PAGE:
What is Autism? The Crohn’s — Autism Connection.

In the last 6 years spent researching Crohn’s disease I have come across peer-reviewed medical research connecting inflammatory bowel disease (IBD) — including Crohn’s disease and ulcerative colitis — and autism.  Interestingly, it seems as if children with autism spectrum disorders (ASD) are more likely than their peers to also have formal diagnoses and prescriptions to treat IBD.  Possibly, the diseased bowel of IBD sufferers lets through neurotoxins that poison the brain causing autism and ASD.

Another study suggests that mothers with autoimmune disease disproportionately produce offspring with ASD, specifically autistic male offspring, while female fetuses of autoimmune mothers die.  The idea there appears to be that autoimmune mothers produce anti-brain antibodies that attack the proteins in the brains of the developing fetus; for some reason, the male fetuses live and are born brain-damaged (read: autistic) while the female fetuses of autoimmune mothers are spontaneously aborted.  Of course, female autistics and ASD sufferers do exist, but where do they come from?  Not from autoimmune mothers apparently.  This in-utero brain damage is a similar (but not identical) mechanism to that which is thought to cause brain damage from neurotoxins poisioning the brains of bowel-compromised IBD patients.  And even though female fetuses are normally hardier than males, according to the linked study, female fetuses that are poisoned this way tend not to survive.

It has also been suggested, but is impossible to prove, that autistic behaviors somehow contribute to development of IBD through “picky eating” or other actions that alter the diet or other environmental factors of autistic children compared to their peers.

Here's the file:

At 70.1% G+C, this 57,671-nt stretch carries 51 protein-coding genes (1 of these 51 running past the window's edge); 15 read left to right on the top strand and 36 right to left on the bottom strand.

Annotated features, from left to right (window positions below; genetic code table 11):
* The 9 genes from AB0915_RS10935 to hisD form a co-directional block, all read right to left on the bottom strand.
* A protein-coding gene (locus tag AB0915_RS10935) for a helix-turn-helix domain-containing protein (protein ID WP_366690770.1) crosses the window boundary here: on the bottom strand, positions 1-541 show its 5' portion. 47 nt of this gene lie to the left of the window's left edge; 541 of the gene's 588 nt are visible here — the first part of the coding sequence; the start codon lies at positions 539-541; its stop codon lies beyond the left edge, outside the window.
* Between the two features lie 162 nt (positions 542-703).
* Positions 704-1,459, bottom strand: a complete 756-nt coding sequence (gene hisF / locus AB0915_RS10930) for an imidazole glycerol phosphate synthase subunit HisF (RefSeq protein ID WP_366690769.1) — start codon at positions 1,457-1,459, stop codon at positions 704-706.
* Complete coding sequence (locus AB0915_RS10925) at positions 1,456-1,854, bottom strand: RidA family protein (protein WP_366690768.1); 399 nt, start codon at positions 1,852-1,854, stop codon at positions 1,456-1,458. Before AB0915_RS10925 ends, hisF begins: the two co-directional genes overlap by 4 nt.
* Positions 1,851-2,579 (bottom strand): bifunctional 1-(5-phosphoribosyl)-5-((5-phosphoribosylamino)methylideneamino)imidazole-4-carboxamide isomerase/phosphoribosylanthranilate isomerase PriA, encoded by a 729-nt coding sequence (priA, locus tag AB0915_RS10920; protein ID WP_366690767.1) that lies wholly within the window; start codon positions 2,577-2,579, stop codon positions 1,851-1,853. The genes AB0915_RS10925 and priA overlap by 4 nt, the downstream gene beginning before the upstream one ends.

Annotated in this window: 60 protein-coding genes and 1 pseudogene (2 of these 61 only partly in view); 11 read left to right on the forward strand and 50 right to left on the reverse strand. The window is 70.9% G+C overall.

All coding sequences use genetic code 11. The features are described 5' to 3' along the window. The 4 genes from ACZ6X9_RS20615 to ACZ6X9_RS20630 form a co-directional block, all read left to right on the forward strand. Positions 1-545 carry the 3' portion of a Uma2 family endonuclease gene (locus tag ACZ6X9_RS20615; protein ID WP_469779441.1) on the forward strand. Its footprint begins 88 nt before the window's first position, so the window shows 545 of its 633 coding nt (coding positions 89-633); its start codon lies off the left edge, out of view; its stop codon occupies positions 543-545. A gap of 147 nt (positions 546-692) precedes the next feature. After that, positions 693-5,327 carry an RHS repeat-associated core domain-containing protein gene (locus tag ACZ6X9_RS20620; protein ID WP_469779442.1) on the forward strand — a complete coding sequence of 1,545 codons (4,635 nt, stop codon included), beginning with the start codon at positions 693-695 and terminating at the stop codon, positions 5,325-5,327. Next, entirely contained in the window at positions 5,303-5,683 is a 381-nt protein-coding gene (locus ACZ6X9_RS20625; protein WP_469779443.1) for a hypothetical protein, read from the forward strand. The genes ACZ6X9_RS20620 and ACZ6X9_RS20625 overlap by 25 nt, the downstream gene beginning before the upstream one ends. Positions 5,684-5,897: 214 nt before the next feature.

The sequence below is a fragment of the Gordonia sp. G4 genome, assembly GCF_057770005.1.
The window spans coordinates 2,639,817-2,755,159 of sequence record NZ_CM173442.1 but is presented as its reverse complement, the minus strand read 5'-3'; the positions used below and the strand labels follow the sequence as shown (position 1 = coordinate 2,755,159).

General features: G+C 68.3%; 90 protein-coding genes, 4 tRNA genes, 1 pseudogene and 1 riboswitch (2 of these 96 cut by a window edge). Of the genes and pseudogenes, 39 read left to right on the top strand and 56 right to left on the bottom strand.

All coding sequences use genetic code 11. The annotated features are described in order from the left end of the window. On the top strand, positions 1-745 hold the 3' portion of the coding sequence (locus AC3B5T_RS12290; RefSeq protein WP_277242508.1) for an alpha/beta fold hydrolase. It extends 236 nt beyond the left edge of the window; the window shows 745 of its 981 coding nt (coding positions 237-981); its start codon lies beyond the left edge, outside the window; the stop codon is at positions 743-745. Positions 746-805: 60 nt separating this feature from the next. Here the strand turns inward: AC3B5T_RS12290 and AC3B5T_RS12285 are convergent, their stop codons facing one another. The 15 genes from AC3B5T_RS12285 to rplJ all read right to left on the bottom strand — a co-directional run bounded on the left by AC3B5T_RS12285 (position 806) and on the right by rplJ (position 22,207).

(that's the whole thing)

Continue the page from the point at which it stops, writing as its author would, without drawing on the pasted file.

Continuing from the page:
It is difficult to draw conclusions from the evidence that IBD and ASD are correlated, but it provides good food for thought.  And in the food-for-thought vein, for those who are interested, I would like to suggest another avenue of inquiry: the possibility of a shared characteristic and common denominator of IBD and ASD as diseases of malabsorption.  Specifically, that IBD prevents absorption and assimilation of nutrients from food, while ASD prevents absorption and assimilation of social and developmental norms.

For those who are interested in what is known and/or knowable about autism and the correlation between IBD and ASD, you may wish to stop reading here and start Googling.  For my purposes, I wish to postulate the following extremely offensive and decidedly original idea for those who are interested in that, and while there is certainly room for improvement and/or expounding, the following is as fleshed-out as I am currently able to offer.

Continue reading “What is Autism? The Crohn’s — Autism Connection.”